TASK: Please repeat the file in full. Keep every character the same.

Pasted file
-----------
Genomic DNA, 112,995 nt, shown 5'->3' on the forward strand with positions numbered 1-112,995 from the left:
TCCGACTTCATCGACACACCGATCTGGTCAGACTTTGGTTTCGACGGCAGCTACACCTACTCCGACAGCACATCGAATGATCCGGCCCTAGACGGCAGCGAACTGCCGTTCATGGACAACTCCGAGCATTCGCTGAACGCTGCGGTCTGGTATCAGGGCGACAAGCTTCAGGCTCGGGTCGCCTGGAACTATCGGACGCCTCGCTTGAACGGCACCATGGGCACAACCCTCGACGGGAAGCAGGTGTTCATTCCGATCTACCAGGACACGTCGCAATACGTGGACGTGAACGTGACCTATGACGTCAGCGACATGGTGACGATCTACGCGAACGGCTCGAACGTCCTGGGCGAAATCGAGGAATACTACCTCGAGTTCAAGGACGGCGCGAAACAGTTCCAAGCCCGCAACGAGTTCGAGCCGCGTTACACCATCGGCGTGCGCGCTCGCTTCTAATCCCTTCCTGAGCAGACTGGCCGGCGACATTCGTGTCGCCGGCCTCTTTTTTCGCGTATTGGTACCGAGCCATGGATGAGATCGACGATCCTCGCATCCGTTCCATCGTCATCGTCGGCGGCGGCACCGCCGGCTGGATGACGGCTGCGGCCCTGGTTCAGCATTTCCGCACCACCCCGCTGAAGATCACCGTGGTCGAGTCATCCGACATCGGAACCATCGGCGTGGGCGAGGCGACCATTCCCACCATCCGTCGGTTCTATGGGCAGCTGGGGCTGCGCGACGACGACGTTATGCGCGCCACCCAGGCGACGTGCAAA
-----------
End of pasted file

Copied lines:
Genomic DNA, 112,995 nt, shown 5'->3' on the forward strand with positions numbered 1-112,995 from the left:
TCCGACTTCATCGACACACCGATCTGGTCAGACTTTGGTTTCGACGGCAGCTACACCTACTCCGACAGCACATCGAATGATCCGGCCCTAGACGGCAGCGAACTGCCGTTCATGGACAACTCCGAGCATTCGCTGAACGCTGCGGTCTGGTATCAGGGCGACAAGCTTCAGGCTCGGGTCGCCTGGAACTATCGGACGCCTCGCTTGAACGGCACCATGGGCACAACCCTCGACGGGAAGCAGGTGTTCATTCCGATCTACCAGGACACGTCGCAATACGTGGACGTGAACGTGACCTATGACGTCAGCGACATGGTGACGATCTACGCGAACGGCTCGAACGTCCTGGGCGAAATCGAGGAATACTACCTCGAGTTCAAGGACGGCGCGAAACAGTTCCAAGCCCGCAACGAGTTCGAGCCGCGTTACACCATCGGCGTGCGCGCTCGCTTCTAATCCCTTCCTGAGCAGACTGGCCGGCGACATTCGTGTCGCCGGCCTCTTTTTTCGCGTATTGGTACCGAGCCATGGATGAGATCGACGATCCTCGCATCCGTTCCATCGTCATCGTCGGCGGCGGCACCGCCGGCTGGATGACGGCTGCGGCCCTGGTTCAGCATTTCCGCACCACCCCGCTGAAGATCACCGTGGTCGAGTCATCCGACATCGGAACCATCGGCGTGGGCGAGGCGACCATTCCCACCATCCGTCGGTTCTATGGGCAGCTGGGGCTGCGCGACGACGACGTTATGCGCGCCACCCAGGCGACGTGCAAA